Science is often defined as knowledge based on the systematic and orderly study of a topic or subject, such that it generates a body of information relevant to human knowledge. Technology, in turn, is the practical application of this knowledge. Accordingly, science and technology are closely linked to many disciplines and aspects of daily life, and therein lies their importance in solving many of today's problems. For example, the new knowledge-based economies stem, to a large degree, from scientific and technological advances. To bring about economic and social development, as well as integration in the Western Hemisphere2, the countries face enormous challenges including: growing environmental contamination and climatic changes; increases in poverty indexes; population growth and the consequent shortage of food and drinking water in certain areas; different forms of corruption; the consolidation of new emerging democracies; human rights and the respect for and observance thereof; the process of globalization; implementation of the Free Trade Area of the Americas (FTAA) as of 1 January 2005; the need for small- and medium-sized enterprises (SMEs) to become more productive and environmentally responsible; and the technology gap combined with the new digital gap. The Office of Science and Technology (OST) of the Organization of American States (OAS) has a key role to play in each of these points on the hemispheric agenda. Science and technology and their applications have improved the quality of life of the population by reducing infant mortality, developing new vaccines, increasing agricultural production, creating pestresistant plant varieties, treating industrial waste, monitoring climate, increasing sources of employment, processing and disseminating timely, appropriate and reliable information and making it readily accessible, preparing and creating standards and patterns of measurement to facilitate trade and to boost consumer and environmental protection. In addition, given the great differences between the countries of the hemisphere, particularly with regard to the magnitude of their economies, production systems, levels of scientific and technological development, and availability of resources, programs and projects must be established to promote horizontal cooperation among them.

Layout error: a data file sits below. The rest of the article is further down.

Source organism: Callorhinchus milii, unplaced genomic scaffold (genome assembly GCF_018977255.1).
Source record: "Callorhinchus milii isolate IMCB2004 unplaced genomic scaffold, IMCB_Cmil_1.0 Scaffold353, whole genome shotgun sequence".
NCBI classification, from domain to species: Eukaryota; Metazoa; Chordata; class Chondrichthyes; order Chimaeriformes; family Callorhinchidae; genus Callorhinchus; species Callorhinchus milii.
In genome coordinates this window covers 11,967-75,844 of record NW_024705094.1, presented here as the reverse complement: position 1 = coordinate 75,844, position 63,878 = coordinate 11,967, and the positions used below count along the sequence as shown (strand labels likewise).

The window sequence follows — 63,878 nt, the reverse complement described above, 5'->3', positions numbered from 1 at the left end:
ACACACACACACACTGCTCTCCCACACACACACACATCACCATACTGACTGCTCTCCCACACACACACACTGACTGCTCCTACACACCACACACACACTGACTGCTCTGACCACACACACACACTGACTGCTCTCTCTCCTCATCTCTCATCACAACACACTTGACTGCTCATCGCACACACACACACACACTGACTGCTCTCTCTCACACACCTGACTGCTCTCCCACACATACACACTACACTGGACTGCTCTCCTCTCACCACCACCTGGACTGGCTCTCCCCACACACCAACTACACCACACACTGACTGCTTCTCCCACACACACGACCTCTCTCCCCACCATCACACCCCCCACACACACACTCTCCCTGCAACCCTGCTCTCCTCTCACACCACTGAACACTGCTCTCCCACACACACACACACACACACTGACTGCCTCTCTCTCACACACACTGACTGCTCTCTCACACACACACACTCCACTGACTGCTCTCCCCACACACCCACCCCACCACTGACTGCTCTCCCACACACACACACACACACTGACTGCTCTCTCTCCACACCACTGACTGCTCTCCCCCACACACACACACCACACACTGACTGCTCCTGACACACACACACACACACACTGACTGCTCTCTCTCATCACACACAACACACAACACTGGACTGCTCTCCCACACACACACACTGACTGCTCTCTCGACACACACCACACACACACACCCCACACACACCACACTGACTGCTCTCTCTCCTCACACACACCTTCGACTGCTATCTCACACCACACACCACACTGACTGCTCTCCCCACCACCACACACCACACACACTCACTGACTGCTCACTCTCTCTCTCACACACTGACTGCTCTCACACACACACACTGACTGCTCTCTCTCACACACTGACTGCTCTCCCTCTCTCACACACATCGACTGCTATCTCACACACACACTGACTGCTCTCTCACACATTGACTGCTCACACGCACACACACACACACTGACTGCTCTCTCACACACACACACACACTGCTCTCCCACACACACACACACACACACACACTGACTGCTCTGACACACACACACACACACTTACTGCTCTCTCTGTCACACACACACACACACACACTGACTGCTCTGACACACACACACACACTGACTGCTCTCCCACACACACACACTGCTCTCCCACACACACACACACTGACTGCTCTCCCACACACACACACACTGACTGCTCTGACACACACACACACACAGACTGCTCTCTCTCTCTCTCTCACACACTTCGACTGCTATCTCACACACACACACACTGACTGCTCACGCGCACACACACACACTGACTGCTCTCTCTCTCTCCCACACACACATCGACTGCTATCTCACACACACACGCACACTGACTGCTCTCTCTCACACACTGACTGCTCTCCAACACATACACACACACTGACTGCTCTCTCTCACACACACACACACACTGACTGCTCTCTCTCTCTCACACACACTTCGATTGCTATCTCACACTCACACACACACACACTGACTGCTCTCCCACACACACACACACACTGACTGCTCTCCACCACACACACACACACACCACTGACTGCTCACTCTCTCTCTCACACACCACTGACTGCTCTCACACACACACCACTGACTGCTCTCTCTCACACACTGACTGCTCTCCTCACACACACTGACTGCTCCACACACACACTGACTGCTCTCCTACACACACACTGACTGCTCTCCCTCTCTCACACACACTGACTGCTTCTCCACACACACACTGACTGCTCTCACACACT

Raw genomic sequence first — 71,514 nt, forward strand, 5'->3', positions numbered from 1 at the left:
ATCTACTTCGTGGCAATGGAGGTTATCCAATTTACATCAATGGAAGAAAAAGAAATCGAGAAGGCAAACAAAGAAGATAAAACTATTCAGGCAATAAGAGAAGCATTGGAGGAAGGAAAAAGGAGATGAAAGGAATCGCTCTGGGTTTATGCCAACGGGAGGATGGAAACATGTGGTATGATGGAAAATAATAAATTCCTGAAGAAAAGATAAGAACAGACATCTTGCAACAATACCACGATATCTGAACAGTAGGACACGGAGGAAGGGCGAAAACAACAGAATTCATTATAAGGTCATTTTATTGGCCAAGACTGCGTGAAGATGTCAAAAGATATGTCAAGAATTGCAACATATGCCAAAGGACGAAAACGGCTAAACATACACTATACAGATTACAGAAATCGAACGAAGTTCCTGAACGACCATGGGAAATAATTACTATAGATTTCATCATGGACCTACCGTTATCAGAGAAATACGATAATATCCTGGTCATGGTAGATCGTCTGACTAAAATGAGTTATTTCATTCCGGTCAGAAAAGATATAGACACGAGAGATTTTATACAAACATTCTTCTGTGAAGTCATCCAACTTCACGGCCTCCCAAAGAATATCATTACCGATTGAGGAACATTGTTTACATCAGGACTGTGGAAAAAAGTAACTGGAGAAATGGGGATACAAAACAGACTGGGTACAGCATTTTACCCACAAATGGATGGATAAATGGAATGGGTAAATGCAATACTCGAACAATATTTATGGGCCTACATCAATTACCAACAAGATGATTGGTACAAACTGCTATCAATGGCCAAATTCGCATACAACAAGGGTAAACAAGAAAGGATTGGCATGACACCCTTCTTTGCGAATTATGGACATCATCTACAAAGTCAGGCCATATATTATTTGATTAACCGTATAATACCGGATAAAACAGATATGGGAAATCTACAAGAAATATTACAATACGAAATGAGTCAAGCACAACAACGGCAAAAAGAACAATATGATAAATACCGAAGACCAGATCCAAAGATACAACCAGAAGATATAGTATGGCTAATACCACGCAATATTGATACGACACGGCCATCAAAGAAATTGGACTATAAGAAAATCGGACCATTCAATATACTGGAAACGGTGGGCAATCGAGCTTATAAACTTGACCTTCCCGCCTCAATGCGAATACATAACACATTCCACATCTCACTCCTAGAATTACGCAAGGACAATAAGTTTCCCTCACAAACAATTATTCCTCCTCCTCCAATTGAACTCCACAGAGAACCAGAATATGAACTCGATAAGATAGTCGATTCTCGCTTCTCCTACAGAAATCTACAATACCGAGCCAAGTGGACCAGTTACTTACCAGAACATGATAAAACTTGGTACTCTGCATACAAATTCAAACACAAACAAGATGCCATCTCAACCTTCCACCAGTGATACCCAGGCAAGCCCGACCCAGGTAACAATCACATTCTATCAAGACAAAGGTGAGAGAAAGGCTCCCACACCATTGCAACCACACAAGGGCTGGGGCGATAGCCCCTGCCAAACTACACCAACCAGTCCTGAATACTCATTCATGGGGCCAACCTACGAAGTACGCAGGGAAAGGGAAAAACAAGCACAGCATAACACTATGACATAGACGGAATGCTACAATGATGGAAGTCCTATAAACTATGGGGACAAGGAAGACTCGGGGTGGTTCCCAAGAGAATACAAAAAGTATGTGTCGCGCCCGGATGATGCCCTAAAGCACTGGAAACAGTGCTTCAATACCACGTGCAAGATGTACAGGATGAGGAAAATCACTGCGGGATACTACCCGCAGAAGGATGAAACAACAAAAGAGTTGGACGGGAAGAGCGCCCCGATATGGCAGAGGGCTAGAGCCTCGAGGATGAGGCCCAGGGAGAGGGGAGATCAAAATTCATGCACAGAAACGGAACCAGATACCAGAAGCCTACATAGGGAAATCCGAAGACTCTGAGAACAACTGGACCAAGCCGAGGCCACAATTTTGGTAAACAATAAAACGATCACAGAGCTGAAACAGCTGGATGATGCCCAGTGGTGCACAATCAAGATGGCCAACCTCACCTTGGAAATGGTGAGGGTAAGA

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Includes all the countries of the Americas and the Caribbean.